Healing process is a long and winding road
07/27/2014 12:00 AM
07/24/2014 2:38 PM
It has been over seven months since the death of my boyfriend, criminal attorney Richard Sharpstein. While in many ways I have made progress, at other times I feel as sad and lonely as the day he passed away. Yes, the pain is a bit duller; but the reality of his loss is always with me, especially late at night.
As the months have unfolded and more information has become available, I have come to believe, without a doubt, that Richard’s death was an accident. This has helped me to cope with his death.
I have continued to seek help and support — doctors, spiritual guidance, a bereavement group, exercise, socializing with friends. I took a trip to Asheville, N.C., recently with two longtime Miami Beach girlfriends ( Mati Deutsch and Abby Rubin) — my first getaway since Richard died.
Richard had a home in Brevard, N.C., not far from where we stayed. He loved everything about the area – mountains, fresh air, cool clear lakes, and majestic trees. He reveled in hiking, swimming, making fires in the wood-burning fireplace, country music, feeding the deer and birds, as well as the low-key atmosphere and friendly folks.
I enjoyed spending time with my friends in North Carolina. We shopped a bit, cooked a lot, played tennis, mahjong, Scrabble and laughed. I ate more than I have in ages. At times, though, I felt overwhelmed by memories — recalling moments Richard and I had spent together just miles away.
One afternoon, my girlfriends and I took a river rafting trip. The rapids were relatively calm and it was fun. At one point, we exited the raft to swim. We had the opportunity to climb some boulders and jump into the river. Most of the kids on the trip opted for the jump — and so did I. I had to fight back fears to do so – but took the plunge nevertheless. It was relevant to the steps I’ve had to take in my life these past few years — through divorce, illness, grief— to continue to move up and on.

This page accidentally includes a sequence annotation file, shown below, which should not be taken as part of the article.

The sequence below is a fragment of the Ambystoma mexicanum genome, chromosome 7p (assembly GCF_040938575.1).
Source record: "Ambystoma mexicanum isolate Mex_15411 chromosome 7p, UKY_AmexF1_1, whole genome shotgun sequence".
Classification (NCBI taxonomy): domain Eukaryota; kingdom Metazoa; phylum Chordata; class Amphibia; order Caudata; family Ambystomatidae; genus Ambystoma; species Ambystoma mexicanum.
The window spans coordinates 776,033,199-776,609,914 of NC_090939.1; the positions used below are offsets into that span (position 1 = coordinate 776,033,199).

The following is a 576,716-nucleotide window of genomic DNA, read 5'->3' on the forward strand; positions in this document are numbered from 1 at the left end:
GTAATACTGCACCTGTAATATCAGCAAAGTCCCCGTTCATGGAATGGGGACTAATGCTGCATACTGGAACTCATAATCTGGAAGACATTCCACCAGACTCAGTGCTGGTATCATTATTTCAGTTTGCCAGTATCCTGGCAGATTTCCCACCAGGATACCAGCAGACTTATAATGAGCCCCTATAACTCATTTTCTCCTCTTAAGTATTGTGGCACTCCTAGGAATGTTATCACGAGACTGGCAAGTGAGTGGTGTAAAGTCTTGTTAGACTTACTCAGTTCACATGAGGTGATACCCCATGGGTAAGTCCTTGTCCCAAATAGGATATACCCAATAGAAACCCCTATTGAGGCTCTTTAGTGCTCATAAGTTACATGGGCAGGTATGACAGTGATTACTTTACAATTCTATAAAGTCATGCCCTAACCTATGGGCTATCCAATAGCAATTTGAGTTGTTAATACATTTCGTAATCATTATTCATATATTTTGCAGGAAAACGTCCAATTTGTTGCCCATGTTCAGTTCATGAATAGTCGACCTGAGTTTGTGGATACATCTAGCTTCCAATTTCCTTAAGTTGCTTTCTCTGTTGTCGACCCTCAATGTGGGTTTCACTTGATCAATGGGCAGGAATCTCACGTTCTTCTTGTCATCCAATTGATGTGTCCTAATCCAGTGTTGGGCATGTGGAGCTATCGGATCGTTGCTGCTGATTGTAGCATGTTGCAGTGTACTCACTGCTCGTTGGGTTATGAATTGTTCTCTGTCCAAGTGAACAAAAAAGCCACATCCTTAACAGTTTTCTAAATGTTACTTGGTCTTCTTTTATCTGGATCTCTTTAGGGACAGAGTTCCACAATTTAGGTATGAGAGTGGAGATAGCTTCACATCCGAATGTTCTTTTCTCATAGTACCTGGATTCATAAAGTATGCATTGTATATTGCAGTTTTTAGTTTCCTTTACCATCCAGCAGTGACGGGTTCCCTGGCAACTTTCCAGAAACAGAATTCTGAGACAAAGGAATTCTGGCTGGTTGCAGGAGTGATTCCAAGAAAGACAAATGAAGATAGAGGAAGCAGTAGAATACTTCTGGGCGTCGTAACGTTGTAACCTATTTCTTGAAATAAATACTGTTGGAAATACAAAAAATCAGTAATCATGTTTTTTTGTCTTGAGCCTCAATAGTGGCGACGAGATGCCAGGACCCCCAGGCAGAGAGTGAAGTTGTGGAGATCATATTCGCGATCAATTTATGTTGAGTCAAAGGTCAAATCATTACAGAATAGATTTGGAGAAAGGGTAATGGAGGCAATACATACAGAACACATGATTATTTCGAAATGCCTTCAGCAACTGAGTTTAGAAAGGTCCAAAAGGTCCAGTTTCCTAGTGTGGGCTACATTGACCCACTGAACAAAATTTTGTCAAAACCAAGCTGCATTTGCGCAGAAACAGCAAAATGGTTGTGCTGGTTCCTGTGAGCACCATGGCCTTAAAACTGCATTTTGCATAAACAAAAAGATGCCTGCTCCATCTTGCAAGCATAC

After I jumped, Mati said, “Good for you! Good way to make new memories.” And I guess that’s how one begins to piece back together a new life — by making new memories.
After living in the same Miami Beach home for 25 years (if and when the condo association approves me), I will relocate to a South Beach apartment. While it’s in the same zip code, it’s one-third the size and requires that I let go of many physical and emotional things I’ve acquired over the decades. It’s about creating room for new memories.
According to Susan King, Intuitive Counselor at Metropolitan Miami by Como Hotels ( www.susankingintuitive.com), whom I met with this week, moving will be good for me. She suggests I will bring “positive energy and peace to my new home.” She also reminded me to keep writing my book (in the works) to “care for and nurture myself,” allow releases for my anger and to know that Richard’s spirit is always with me as a guiding light.
I continue to attend bereavement group meetings. Run by the Children’s Bereavement Center in cooperation with Temple Beth Sholom in Miami Beach, the meetings are held the first and third Wednesdays of each month.
Recently, the center’s program director Kathy Kramer asked me if I found the group helpful. I told her the truth: Yes, it is comforting to be able to share certain thoughts and emotions with people who can truly relate (despite our differing ages or backgrounds) – sometimes better than close friends or family members. But I also admitted that this level of bereavement is the toughest thing I’ve ever experienced in my life.
Kathy’s reply: “I think it [grief] is the biggest adjustment a person can go through … and, although groups, counseling, friends, exercise, etc. may all be helpful, it is something we go through alone. And, the road is long and winding.”
I couldn’t agree more.
Miami photographer Henry Perez has a new exhibit, “La Femme … en Noir et Blanc” at the Miami Beach Botanical Garden. It kicked off with a free reception July 25 featuring 128 images focusing women’s natural beauty. A portion of the exhibit (18 photos) will remain on display at the Garden through Aug. 8.
“The exhibit is a study about women of all ages, their inner and outer beauty,” explained Perez, 59.
The photos were staged over the past year at locales throughout South Florida. One shot captures 25 women – all dressed in white – in North Beach.
Other photos feature locals, including Miami Beach Botanical Garden Executive Director Cindy Brown, health activist Sabrina Cohen, gospel singer Maryel Epps and Laurie Allen, who runs the South Florida Circus Arts School and Rainbow Circus.
Beach Buzz appears every other Sunday, and focuses on people and businesses throughout the Beaches, Aventura and Miami. To reach Debra K. Leibowitz, call 305-531-7887 or email firstname.lastname@example.org, or become a fan of her Beach Buzz page on Facebook.
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